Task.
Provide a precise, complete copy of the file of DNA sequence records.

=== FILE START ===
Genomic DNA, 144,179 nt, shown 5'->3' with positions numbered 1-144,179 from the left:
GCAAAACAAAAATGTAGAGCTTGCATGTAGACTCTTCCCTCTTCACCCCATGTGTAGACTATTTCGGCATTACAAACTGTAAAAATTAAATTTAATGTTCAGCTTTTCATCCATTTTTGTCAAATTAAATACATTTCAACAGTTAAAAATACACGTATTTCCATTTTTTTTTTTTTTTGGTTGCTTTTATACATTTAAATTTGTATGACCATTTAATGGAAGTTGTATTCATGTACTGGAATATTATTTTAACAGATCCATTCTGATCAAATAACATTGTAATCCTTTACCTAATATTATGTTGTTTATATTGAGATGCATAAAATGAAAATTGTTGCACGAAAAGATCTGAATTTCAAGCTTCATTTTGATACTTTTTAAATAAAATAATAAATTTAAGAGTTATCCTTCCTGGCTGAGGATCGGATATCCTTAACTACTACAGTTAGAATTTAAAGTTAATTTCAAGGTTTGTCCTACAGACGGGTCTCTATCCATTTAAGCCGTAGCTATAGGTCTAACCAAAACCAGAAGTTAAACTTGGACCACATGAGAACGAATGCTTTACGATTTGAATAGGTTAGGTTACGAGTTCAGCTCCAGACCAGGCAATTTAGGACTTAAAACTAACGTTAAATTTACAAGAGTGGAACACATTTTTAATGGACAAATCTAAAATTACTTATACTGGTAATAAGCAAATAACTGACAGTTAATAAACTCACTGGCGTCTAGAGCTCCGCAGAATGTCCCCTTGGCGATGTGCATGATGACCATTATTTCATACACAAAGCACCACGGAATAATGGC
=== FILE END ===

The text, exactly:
Genomic DNA, 144,179 nt, shown 5'->3' with positions numbered 1-144,179 from the left:
GCAAAACAAAAATGTAGAGCTTGCATGTAGACTCTTCCCTCTTCACCCCATGTGTAGACTATTTCGGCATTACAAACTGTAAAAATTAAATTTAATGTTCAGCTTTTCATCCATTTTTGTCAAATTAAATACATTTCAACAGTTAAAAATACACGTATTTCCATTTTTTTTTTTTTTTGGTTGCTTTTATACATTTAAATTTGTATGACCATTTAATGGAAGTTGTATTCATGTACTGGAATATTATTTTAACAGATCCATTCTGATCAAATAACATTGTAATCCTTTACCTAATATTATGTTGTTTATATTGAGATGCATAAAATGAAAATTGTTGCACGAAAAGATCTGAATTTCAAGCTTCATTTTGATACTTTTTAAATAAAATAATAAATTTAAGAGTTATCCTTCCTGGCTGAGGATCGGATATCCTTAACTACTACAGTTAGAATTTAAAGTTAATTTCAAGGTTTGTCCTACAGACGGGTCTCTATCCATTTAAGCCGTAGCTATAGGTCTAACCAAAACCAGAAGTTAAACTTGGACCACATGAGAACGAATGCTTTACGATTTGAATAGGTTAGGTTACGAGTTCAGCTCCAGACCAGGCAATTTAGGACTTAAAACTAACGTTAAATTTACAAGAGTGGAACACATTTTTAATGGACAAATCTAAAATTACTTATACTGGTAATAAGCAAATAACTGACAGTTAATAAACTCACTGGCGTCTAGAGCTCCGCAGAATGTCCCCTTGGCGATGTGCATGATGACCATTATTTCATACACAAAGCACCACGGAATAATGGC